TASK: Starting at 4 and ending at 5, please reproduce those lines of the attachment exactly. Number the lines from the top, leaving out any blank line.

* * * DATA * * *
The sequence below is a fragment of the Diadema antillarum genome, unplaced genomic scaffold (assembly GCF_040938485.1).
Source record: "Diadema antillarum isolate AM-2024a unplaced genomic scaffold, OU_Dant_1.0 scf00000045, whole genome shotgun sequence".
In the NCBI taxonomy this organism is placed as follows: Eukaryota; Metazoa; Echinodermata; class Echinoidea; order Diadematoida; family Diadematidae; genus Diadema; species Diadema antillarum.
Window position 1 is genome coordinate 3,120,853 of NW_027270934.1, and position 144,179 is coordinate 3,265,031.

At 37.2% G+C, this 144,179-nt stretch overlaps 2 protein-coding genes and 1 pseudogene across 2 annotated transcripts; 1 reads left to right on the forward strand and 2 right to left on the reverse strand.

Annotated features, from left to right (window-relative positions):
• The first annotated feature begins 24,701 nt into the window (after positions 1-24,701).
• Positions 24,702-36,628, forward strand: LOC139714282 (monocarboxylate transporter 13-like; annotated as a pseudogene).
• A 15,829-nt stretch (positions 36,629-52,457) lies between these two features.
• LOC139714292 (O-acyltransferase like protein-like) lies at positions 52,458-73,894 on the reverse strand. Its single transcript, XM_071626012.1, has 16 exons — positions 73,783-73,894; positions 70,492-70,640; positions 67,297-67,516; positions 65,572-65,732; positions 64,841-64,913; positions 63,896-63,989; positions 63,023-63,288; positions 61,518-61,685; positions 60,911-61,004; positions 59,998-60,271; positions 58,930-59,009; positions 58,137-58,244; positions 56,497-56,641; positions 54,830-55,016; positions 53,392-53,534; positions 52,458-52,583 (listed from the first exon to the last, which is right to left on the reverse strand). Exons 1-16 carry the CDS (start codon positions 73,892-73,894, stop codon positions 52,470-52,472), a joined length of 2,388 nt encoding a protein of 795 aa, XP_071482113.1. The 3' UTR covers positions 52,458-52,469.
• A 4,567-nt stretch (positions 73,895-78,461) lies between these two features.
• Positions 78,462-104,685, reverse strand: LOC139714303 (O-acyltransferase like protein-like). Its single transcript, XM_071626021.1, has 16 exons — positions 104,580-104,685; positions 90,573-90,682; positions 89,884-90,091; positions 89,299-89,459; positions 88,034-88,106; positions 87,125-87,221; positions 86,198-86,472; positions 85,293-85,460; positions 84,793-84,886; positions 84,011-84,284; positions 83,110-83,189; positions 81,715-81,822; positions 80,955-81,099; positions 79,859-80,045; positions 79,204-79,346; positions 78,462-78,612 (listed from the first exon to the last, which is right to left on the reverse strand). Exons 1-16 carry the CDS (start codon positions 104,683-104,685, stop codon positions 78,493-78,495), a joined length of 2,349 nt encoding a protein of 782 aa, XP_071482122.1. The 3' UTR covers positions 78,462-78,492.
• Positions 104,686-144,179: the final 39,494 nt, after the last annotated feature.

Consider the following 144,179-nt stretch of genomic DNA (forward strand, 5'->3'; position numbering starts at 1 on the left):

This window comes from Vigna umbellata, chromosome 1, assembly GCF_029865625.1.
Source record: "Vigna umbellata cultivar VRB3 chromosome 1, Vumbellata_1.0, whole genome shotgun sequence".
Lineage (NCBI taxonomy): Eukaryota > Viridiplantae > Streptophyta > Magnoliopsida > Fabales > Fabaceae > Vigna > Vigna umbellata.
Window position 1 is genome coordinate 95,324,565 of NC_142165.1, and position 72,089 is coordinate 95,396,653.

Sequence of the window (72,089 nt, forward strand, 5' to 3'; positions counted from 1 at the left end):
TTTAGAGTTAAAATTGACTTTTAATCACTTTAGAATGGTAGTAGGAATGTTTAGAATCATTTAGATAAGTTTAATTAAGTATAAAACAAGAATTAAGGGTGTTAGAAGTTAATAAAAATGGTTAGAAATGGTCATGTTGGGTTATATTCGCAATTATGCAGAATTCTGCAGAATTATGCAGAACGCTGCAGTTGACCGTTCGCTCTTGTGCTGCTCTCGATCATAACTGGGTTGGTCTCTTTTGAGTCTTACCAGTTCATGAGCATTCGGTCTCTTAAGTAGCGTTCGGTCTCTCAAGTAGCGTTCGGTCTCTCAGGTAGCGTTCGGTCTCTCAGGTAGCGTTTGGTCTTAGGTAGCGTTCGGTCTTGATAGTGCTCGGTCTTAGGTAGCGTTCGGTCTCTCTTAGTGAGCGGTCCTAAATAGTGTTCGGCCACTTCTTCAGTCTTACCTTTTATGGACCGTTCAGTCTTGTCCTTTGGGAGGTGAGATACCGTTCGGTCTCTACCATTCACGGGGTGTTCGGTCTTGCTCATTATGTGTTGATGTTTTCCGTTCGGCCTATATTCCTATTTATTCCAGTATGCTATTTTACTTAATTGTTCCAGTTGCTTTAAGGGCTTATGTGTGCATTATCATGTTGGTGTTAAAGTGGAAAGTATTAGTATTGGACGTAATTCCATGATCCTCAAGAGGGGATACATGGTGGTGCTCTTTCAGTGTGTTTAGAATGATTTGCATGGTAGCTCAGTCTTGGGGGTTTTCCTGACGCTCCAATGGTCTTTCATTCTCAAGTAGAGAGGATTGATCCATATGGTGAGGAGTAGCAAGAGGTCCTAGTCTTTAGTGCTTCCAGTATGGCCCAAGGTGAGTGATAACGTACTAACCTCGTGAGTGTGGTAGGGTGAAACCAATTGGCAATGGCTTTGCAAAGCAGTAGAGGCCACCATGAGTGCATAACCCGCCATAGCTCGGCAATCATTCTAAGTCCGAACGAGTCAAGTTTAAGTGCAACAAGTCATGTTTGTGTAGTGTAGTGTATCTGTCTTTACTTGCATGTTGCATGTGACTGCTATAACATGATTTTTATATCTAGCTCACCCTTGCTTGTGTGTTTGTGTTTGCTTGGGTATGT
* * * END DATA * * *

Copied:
Window position 1 is genome coordinate 3,120,853 of NW_027270934.1, and position 144,179 is coordinate 3,265,031.

At 37.2% G+C, this 144,179-nt stretch overlaps 2 protein-coding genes and 1 pseudogene across 2 annotated transcripts; 1 reads left to right on the forward strand and 2 right to left on the reverse strand.